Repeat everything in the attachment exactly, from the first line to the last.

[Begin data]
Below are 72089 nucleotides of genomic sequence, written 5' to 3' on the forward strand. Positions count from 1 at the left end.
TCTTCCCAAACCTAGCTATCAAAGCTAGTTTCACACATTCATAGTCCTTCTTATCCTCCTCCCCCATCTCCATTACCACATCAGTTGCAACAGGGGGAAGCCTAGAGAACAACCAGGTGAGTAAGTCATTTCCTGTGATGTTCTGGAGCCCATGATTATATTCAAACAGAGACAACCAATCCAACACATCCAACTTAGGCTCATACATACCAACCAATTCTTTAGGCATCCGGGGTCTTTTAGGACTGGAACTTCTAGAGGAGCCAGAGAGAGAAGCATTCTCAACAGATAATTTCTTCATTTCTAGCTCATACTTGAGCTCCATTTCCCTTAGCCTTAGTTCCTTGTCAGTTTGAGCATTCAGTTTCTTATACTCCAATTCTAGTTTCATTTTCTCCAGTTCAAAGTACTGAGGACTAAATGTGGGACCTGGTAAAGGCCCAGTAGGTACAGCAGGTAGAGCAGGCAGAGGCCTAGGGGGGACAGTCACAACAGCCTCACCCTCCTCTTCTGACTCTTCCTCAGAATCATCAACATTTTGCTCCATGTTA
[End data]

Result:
Below are 72089 nucleotides of genomic sequence, written 5' to 3' on the forward strand. Positions count from 1 at the left end.
TCTTCCCAAACCTAGCTATCAAAGCTAGTTTCACACATTCATAGTCCTTCTTATCCTCCTCCCCCATCTCCATTACCACATCAGTTGCAACAGGGGGAAGCCTAGAGAACAACCAGGTGAGTAAGTCATTTCCTGTGATGTTCTGGAGCCCATGATTATATTCAAACAGAGACAACCAATCCAACACATCCAACTTAGGCTCATACATACCAACCAATTCTTTAGGCATCCGGGGTCTTTTAGGACTGGAACTTCTAGAGGAGCCAGAGAGAGAAGCATTCTCAACAGATAATTTCTTCATTTCTAGCTCATACTTGAGCTCCATTTCCCTTAGCCTTAGTTCCTTGTCAGTTTGAGCATTCAGTTTCTTATACTCCAATTCTAGTTTCATTTTCTCCAGTTCAAAGTACTGAGGACTAAATGTGGGACCTGGTAAAGGCCCAGTAGGTACAGCAGGTAGAGCAGGCAGAGGCCTAGGGGGGACAGTCACAACAGCCTCACCCTCCTCTTCTGACTCTTCCTCAGAATCATCAACATTTTGCTCCATGTTA